Scott Gottlieb: Conflicts surround Trump's FDA pick

Story highlights

  • Scott Gottlieb wants to change "FDA review culture" to fast-track drug approvals
  • Critics says his ties to big pharma go back decades and are too complex to avoid

(CNN)President Donald Trump's pick to lead the Food and Drug Administration, Scott Gottlieb, is a physician, a cancer survivor, a venture capitalist and a government insider who has long said he wants to tear down the wall of FDA regulations he believes is holding back innovation.

"In so heavily prioritizing one of its obligations -- the protection of consumers -- the FDA has sometimes subordinated and neglected its other key obligation, which is to guide new medical innovations to market," Gottlieb wrote in a 2012 issue of National Affairs. "Ultimately, the only way to change the threshold for approval of these sorts of drugs is to change the FDA review culture itself."
    The Pharmaceutical Research and Manufacturers of America, a trade and lobby association, sent out congratulations almost immediately after his nomination was announced in early March.
      "We look forward to working with Dr. Gottlieb in his new role," PhRMA President and CEO Stephen J. Ubl said, "as they seek to modernize the drug discovery and review process and advance competition in the biopharmaceutical market."
      But it's his decades-long financial ties to many of those pharmaceutical companies that have critics worried.
      "He currently is serving or has recently served on the boards of major pharmaceutical companies, including GlaxoSmithKline, one of the world's largest," said Dr. Michael Carome, director of Public Citizen, a consumer rights watchdog group. "And he has even more relationships that go back years."
        Carome points to Gottlieb's recent financial disclosure letter to the Health and Human Services associate general counsel for ethics as evidence. In that letter, Gottlieb disclosed financial relationships with over 25 entities, many of them giants in the biotech and pharmaceutical industries.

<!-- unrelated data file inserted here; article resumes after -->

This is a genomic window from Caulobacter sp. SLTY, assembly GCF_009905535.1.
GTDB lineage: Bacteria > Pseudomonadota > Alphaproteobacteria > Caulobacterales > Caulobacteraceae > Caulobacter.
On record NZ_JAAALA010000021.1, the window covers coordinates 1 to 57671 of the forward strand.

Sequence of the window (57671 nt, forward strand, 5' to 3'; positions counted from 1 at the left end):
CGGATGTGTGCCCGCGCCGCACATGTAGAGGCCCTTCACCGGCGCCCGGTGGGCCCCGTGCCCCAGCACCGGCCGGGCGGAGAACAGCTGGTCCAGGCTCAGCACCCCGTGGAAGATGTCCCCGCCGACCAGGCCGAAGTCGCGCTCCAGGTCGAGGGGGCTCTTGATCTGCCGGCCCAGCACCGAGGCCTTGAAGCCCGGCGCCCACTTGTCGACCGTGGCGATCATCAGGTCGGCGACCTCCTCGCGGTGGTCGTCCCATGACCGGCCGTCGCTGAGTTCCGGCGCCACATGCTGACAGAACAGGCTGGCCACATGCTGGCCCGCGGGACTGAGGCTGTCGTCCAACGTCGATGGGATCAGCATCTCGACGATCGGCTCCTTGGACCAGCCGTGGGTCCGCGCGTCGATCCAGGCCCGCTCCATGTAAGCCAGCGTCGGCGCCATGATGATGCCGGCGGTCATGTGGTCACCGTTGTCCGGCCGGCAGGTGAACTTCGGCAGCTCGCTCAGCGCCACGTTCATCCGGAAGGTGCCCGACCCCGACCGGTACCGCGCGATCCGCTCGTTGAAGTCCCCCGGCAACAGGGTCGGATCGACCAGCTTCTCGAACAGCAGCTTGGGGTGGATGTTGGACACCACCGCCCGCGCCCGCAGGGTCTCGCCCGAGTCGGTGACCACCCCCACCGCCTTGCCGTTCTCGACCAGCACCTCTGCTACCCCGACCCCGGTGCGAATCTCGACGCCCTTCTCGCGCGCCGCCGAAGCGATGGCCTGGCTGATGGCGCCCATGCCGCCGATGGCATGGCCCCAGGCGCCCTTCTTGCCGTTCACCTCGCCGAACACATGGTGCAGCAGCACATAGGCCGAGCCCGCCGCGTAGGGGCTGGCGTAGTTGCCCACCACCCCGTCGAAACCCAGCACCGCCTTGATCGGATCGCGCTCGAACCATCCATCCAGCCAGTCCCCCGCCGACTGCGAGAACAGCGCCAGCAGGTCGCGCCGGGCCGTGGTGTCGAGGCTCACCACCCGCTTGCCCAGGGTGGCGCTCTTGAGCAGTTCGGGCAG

"He's basically been a shill for pharmaceutical corporations for much of his career," Carome said, "and that has no doubt framed his thinking."
        "I'm not sure all of the sources of his income are measurable," said Harvard government professor Daniel Carpenter, author of "Reputation and Power: Organizational Image and Pharmaceutical Regulation at the FDA." "That's something we hope the Senate will look at during his confirmation hearing."
        Gottlieb will not be available to the media for comment until after his confirmation. But a White House representative told CNN that, despite criticism, the administration believes Gottlieb to be highly qualified, seeing him as a strong leader that will advance Trump's agenda of reforming the drug industry.

        A Washington insider

        Gottlieb, 44, has a short history of public service. He was FDA deputy commissioner in the George W. Bush administration, did a yearlong stint as senior adviser to the administrator at the Centers for Medicare and Medicaid Services and currently serves on the federal Health IT Policy Committee.
        Despite his inside-the-Beltline exposure, Gottlieb's viewpoint on the FDA mirrors that of his potential boss: The agency needs an overhaul to reduce bureaucratic red tape and speed the drug pipeline.
        In a January meeting with pharma executives, Trump laid out a plan to deeply cut the FDA's regulatory playbook. "Instead of it being 9,000 pages, it'll be 100 pages," Trump told the group. "We're also going to be streamlining the process so that from your standpoint, so that when you have a drug, you can actually get it approved -- if it works -- instead of waiting for many, many years."
        The choice of Gottlieb appe